Working on the written word
By Zoey Duncan
It’s not unusual for students to enter university with only a cursory knowledge of how to properly craft a sentence. That means when they’re faced with writing a well-researched essay, they’re in trouble before they’ve even typed up a search query.
It’s a problem that some Mount Royal professors are concerned with.
Deb Bridge has been teaching in the English department since 1985 and said she has seen a decline in writing skills that appears to be related to personal computer use.
“Everybody has been swept along in this technology revolution since about ’89 when people began buying computers for use at home,” said Bridge, who has been teaching composition courses for the past 15 years.
Bridge said that email, instant messaging, Facebook and Twitter all affect students’ regard for the written word.
“You don’t have to be able to spell using any of these media….that’s okay, I get that,” she said. “In some ways we really don’t have to think about what we’re writing.”
“My feeling is that students are not taught enough grammar in school [before arriving at Mount Royal],” Bridge said. In her composition classes, she spends hours going over basic grammar and sentence structure when she would rather teach students how to analyze texts and identify effective writing.
“I just wish that people in general would regard writing – clear writing and correct writing – as being more important than they do,” she said.
In an effort to establish standards for students in writing classes, the English department has a Minimum Standard of Correctness policy. The policy states that students cannot receive higher than a D+ on an essay or exam if they have more than one error per 100 words. Those errors include spelling, grammar, punctuation and sentence structure mistakes.
“I don’t know that a minimum standard is the best description of how correctness should be assessed,” Bridge said. “I don’t think the standard that we have in English is perfect, but it’s something.”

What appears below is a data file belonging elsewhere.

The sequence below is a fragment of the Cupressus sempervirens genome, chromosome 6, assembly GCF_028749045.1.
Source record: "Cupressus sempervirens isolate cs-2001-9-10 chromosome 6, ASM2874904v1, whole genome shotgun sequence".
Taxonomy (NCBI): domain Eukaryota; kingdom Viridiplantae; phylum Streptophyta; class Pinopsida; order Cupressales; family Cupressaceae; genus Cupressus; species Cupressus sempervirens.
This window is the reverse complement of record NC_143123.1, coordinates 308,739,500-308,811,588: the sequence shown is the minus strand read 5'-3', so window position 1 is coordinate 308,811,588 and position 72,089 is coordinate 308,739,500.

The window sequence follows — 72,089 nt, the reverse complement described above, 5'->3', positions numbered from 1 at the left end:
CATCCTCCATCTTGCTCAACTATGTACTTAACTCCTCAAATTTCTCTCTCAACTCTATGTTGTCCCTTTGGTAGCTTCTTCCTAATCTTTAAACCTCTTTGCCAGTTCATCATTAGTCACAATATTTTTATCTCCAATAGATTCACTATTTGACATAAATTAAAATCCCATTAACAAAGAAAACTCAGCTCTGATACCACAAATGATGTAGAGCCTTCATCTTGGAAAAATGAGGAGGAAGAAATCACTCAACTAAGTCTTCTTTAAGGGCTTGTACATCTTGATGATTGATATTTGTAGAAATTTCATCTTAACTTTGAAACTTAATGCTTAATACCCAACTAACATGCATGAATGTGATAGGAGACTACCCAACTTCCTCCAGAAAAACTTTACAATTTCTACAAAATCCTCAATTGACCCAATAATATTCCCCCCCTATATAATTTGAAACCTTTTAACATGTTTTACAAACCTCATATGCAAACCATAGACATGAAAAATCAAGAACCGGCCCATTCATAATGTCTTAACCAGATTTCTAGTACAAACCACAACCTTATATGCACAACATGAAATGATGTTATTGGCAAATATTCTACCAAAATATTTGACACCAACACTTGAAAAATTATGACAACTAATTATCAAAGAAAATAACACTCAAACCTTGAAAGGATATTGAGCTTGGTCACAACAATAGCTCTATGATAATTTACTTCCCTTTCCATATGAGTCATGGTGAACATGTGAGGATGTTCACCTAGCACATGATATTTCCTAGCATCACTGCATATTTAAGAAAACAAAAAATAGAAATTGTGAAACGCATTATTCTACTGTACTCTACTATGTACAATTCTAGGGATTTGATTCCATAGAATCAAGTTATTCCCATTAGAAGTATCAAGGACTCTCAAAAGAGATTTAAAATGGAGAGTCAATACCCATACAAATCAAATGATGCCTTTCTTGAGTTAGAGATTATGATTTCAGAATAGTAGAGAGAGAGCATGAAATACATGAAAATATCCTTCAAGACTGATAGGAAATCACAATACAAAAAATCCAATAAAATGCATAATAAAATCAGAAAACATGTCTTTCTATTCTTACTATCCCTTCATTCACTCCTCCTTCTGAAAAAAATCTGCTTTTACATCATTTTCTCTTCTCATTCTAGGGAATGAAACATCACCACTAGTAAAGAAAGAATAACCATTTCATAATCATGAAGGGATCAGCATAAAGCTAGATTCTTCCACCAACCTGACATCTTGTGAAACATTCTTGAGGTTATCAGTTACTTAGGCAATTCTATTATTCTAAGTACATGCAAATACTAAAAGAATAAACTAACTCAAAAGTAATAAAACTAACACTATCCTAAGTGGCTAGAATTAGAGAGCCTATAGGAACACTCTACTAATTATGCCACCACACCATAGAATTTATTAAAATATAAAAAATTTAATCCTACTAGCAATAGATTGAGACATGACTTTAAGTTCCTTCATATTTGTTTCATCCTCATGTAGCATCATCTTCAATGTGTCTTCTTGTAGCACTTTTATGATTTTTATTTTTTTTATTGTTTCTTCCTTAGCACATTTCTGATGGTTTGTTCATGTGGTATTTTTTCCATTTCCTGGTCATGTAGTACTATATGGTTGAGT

The Bissett School of Business has a similar policy, which allows students two errors per page without penalty and then penalizes up to six per cent for any additional errors.
Having writing standards is good for students, according to Brenda Lang, an instructor in the Bissett School of Business.
“It may be the only method of ensuring that students pay attention to their writing and strive to improve it,” Lang said via email. “There is concern among faculty that students do not demonstrate effective writing skills, or that the skill level may be lower than what is acceptable. Having an acceptable level or a standard in place reinforces to students that developing strong writing skills is as important as developing any other competency level in their specific field.”
For students who want to improve their writing skills, the strategists at Writing and Learning Services (WLS) on campus could be a valuable resource.
The centre is due for an expansion, according to one staff member, as it is well-used by students. Writing and learning strategists are often booked over a week in advance for their coveted 30-minute learning sessions.
“We find the one-on-one appointments very important,” said Amy Yoshida, a strategist at WLS.
“We’re not an editing service,” Yoshida emphasized. In the case of essays, the strategists will look for trends in students’ writing— such as sentence fragments — and make sure they understand how to avoid the error in a later draft.
In addition to the personal appointments, WLS provides free workshops on basic grammar, citations, time-management, note-taking and other study skills.